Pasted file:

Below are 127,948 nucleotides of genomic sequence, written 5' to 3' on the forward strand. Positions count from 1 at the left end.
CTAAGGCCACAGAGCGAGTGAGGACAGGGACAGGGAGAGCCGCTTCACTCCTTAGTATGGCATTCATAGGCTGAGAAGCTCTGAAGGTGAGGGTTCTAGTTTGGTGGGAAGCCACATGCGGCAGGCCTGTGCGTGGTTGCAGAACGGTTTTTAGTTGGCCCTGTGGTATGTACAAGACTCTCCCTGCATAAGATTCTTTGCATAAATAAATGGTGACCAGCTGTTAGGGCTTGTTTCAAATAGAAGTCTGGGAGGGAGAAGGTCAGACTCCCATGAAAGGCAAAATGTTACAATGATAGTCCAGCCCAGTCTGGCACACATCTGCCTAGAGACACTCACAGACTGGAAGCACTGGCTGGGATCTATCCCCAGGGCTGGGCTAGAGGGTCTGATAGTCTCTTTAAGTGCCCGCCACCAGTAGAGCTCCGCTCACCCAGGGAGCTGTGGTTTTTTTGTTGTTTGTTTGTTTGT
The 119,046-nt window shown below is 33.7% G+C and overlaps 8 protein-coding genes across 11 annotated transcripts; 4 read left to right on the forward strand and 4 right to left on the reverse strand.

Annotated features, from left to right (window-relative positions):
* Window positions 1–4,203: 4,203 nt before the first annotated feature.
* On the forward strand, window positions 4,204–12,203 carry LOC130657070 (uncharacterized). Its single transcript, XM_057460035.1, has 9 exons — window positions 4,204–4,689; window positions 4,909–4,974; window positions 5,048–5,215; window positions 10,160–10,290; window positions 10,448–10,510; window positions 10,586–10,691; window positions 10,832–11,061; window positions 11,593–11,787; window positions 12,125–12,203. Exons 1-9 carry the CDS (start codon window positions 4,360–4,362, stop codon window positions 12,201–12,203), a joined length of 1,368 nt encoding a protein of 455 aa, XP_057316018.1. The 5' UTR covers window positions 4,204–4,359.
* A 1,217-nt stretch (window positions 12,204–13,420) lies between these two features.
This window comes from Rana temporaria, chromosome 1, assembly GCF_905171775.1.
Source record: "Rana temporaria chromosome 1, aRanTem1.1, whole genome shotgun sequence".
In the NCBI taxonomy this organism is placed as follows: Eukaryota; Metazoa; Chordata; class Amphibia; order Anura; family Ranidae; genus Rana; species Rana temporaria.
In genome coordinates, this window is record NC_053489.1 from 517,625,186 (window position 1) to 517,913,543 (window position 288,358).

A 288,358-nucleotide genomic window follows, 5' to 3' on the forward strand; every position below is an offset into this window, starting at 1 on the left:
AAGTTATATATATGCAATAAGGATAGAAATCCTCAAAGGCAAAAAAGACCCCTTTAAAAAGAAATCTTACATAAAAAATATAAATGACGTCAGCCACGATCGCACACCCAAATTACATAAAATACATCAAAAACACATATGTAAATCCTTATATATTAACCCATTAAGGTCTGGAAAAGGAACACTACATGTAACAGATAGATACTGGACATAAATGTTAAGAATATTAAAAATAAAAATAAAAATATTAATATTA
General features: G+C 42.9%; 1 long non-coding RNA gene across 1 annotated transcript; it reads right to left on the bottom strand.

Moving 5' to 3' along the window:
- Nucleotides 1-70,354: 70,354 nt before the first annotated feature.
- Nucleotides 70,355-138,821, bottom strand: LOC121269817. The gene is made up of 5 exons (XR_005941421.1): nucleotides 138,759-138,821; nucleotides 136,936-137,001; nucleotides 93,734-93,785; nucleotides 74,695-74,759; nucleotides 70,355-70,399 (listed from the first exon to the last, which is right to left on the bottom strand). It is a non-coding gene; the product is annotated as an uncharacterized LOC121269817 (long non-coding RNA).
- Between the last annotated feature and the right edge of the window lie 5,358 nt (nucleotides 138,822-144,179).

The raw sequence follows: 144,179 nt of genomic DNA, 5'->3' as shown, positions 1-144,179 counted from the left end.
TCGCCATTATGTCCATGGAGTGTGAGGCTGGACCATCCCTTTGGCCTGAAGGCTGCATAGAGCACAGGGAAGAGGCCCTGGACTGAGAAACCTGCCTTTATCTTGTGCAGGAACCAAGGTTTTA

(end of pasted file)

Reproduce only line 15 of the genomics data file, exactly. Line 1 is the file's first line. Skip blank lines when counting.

Moving 5' to 3' along the window: